Yankees do it again, 3-2

Brosius' two-run HR in 9th ties it

Soriano's RBI wins it in 12th

N.Y. takes 3-2 Series lead

D'backs closer Kim again allows tying HR with two out in 9th

World Series

November 02, 2001|By Joe Strauss | Joe Strauss,SUN STAFF

NEW YORK - The New York Yankees followed Wednesday night's improbable win with the unbelievable last night.

Alfonso Soriano's opposite-field, 12th-inning single off Albie Lopez scored Chuck Knoblauch to complete a carbon comeback from the night before and give the Yankees a 3-2 win over the Arizona Diamondbacks in Game 5 of a rapidly shrinking World Series.

Three innings before Soriano's game-winning hit, third baseman Scott Brosius extended the game with a two-out, two-run home run against star-crossed Diamondbacks closer Byung-Hyun Kim. Brosius' ninth-inning homer repeated the identical feat of first baseman Tino Martinez from the night before.

"It's Groundhog Day," said Yankees manager Joe Torre, referring to the Bill Murray movie in which the same day keeps repeating itself. "I don't know what's going on."

After losing the first two games of the Series on the road, the Yankees have grabbed a 3-2 lead in a manner as levitating to them as it is devastating to a fourth-year franchise that has lost three consecutive one-run decisions.

In a lightning span of four hitters, Kim undid the remarkable work of starting pitcher Miguel Batista, who allowed the Yankees nothing more than five singles in 7 2/3 shutout innings. As Yankee Stadium quaked around him, Kim crouched down at the mound and could not bring himself to look as Brosius circled the bases.

Several of his teammates drew close to console the 22-year-old South Korean before manager Bob Brenly summoned Mike Morgan to complete the inning.

Kim surrendered Martinez's two-out, two-run homer on Wednesday that erased a 3-1 Diamondbacks lead. Last night, Brosius was all that stood between the Yankees falling behind in the Series for a second time.

"I tried not to throw the same as yesterday, but things didn't go my way," Kim said through an interpreter. "I can't wait to have that chance again. As long as the manager gives me that chance, I'll be up to the challenge."

The series now returns to Phoenix, where the Yankees will attempt to clinch a fourth consecutive world championship and fifth in sixth years. The Diamondbacks will try to rally behind aces Randy Johnson and Curt Schilling but must first try to forget a recurring nightmare.

As stunning as the Game 4 loss had been, last night's was unthinkable to a team that today would be celebrating its first world championship had it simply closed a pair of two-run, ninth-inning leads.

"I know there'll probably be a lot of different opinions tomorrow, but I've said all along we make decisions based upon what we see with our eyes," Brenly said when asked if he considered an alternative to Kim as closer. "We have been around the ballclub all year. We know what our guys are capable of doing, what matchups we like, what matchups we don't like."

Brosius entered his telling at-bat only 3-for-16 in the series, prompting questions of whether Torre considered pinch hitting for him against Kim's sweeping sidearm motion. Torre, however, recalled Brosius' past World Series achievements. Brosius, the 1998 Series MVP, hit .391 with three home runs and 10 RBIs in 13 Series games prior to this October.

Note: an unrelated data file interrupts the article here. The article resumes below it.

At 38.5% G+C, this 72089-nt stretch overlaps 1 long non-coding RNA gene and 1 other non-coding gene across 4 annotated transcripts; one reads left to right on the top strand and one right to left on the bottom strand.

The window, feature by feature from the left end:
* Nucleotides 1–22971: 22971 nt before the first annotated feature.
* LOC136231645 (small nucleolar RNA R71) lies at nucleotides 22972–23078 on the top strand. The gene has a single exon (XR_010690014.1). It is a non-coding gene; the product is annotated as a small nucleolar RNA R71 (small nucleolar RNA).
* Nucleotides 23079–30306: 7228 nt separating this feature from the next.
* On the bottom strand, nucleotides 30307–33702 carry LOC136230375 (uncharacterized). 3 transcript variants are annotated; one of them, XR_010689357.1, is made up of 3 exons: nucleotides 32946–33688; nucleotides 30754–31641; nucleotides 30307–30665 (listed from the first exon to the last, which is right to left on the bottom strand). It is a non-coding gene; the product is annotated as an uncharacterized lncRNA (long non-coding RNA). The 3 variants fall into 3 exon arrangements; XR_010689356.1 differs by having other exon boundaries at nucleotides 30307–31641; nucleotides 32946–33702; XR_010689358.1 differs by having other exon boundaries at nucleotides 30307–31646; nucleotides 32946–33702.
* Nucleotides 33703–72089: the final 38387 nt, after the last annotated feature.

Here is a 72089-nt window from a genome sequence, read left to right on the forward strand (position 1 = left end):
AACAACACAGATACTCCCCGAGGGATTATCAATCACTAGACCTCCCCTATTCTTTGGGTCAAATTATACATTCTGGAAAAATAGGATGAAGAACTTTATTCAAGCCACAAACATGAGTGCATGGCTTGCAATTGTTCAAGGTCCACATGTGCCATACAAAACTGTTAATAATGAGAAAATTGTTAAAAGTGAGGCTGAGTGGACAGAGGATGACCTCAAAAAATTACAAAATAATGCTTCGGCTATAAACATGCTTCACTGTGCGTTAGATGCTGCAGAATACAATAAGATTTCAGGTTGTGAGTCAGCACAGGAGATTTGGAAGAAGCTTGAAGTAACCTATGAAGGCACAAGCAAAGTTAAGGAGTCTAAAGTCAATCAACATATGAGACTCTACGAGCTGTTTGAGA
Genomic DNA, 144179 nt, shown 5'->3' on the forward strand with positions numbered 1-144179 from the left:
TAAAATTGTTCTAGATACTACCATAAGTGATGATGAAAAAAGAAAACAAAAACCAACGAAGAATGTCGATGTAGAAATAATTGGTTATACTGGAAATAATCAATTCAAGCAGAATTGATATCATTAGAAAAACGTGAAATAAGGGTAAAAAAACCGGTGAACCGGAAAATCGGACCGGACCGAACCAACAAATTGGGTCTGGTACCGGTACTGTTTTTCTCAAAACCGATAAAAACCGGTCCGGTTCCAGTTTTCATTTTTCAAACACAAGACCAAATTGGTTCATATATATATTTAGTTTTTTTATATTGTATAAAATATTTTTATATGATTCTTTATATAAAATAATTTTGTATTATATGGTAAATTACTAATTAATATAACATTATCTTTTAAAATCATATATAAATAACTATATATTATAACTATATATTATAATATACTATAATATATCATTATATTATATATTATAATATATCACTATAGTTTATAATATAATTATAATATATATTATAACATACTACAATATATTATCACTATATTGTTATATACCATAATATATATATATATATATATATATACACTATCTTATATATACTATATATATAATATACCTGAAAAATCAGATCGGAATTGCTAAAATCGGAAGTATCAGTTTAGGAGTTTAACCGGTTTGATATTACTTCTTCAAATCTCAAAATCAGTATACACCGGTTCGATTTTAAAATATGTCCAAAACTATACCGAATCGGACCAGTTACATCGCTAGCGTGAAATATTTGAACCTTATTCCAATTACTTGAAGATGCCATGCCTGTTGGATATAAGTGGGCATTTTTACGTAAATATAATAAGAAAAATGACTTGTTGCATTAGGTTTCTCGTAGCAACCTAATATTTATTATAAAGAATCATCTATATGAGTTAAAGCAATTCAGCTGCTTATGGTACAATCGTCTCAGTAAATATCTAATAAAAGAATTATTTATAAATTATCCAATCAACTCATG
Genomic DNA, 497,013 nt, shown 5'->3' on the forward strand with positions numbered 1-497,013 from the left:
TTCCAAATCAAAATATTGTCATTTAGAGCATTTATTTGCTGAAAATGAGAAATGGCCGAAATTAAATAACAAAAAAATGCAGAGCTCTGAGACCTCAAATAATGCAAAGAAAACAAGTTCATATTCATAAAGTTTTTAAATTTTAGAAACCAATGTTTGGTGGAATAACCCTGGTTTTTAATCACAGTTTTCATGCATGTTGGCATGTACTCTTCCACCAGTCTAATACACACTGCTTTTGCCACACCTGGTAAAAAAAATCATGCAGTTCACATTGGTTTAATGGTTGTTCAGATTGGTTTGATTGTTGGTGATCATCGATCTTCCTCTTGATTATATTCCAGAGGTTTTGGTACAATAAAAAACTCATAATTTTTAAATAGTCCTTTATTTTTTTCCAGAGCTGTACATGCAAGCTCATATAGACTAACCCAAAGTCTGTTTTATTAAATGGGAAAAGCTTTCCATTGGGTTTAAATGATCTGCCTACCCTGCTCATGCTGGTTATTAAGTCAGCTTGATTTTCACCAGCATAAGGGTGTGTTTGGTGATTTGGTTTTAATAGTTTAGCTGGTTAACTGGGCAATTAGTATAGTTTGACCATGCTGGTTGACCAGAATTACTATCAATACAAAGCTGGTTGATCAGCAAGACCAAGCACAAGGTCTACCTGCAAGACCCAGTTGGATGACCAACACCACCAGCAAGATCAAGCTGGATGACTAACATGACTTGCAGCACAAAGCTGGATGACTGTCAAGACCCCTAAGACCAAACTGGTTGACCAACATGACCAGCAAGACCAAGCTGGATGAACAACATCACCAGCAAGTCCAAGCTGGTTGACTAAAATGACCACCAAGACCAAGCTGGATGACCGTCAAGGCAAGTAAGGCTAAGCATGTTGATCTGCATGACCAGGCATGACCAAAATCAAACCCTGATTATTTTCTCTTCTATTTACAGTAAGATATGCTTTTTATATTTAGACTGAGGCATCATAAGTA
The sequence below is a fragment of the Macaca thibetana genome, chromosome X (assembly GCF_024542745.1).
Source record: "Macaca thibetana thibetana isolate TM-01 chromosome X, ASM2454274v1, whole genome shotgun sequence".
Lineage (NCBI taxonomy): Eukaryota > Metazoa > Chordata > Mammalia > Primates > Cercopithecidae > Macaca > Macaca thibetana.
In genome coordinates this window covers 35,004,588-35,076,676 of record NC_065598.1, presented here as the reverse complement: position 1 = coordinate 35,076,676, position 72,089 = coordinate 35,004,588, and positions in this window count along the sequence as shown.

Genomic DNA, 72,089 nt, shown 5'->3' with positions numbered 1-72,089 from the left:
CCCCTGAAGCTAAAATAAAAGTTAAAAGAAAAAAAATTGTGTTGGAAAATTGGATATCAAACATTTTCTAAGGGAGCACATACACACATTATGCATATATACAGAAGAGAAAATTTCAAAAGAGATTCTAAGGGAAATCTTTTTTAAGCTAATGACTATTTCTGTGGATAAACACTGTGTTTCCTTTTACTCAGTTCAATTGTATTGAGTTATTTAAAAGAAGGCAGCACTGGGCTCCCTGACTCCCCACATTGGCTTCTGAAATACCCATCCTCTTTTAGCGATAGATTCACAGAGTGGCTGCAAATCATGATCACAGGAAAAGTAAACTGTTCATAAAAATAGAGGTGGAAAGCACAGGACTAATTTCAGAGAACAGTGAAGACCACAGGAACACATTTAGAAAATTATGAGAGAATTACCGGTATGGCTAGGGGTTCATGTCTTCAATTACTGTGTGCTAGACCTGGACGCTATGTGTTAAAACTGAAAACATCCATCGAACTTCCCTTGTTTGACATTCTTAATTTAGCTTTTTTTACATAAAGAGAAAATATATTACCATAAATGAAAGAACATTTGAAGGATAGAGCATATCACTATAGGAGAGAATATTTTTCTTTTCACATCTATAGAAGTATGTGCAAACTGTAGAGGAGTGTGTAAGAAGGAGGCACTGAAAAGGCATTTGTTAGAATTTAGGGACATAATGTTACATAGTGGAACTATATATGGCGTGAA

"If the situation presents itself, I can't help but look at the statistics he's had in the World Series," Torre said. "Sometimes, the matchup doesn't seem right, but human beings play this game and they dig down deep. I know it sounds a little corny, but it still seems to work."

Lopez started the 12th inning and took the loss after surrendering a leadoff single to Knoblauch, a sacrifice bunt to Brosius and Soriano's opposite-field slash. Right fielder Reggie Sanders' throw beat Knoblauch to the plate but short-hopped catcher Rod Barajas and bounced away.

The comeback only adds to the mystique of a team virtually invincible in tight games. Brenly wasn't among those buying the explanation of the Yankees winning because of an aura.

"I think that's cheapening what the Yankees are all about," he said. "They are a great baseball team. Trying to play it off to something supernatural, I think, takes away from the ability of their players."

This much is indisputable: The Yankees have won a record 10 consecutive World Series games at home and have taken six of their past seven World Series wins by one run. They also became the first team to win two games in the same World Series when trailing by at least two runs entering the ninth inning.

"I don't think you can go though the clubhouse and find anyone who's gone through two games like this. I'm a lot grayer than I was two days ago," said Yankees starting pitcher Mike Mussina, who left after eight innings trailing 2-0. "These guys for some reason believe they can come back no matter what the situation is because they've done it so often. It just so happens that two nights in a row on the biggest stage there can be, it's happened for us. The last two nights have been phenomenal."

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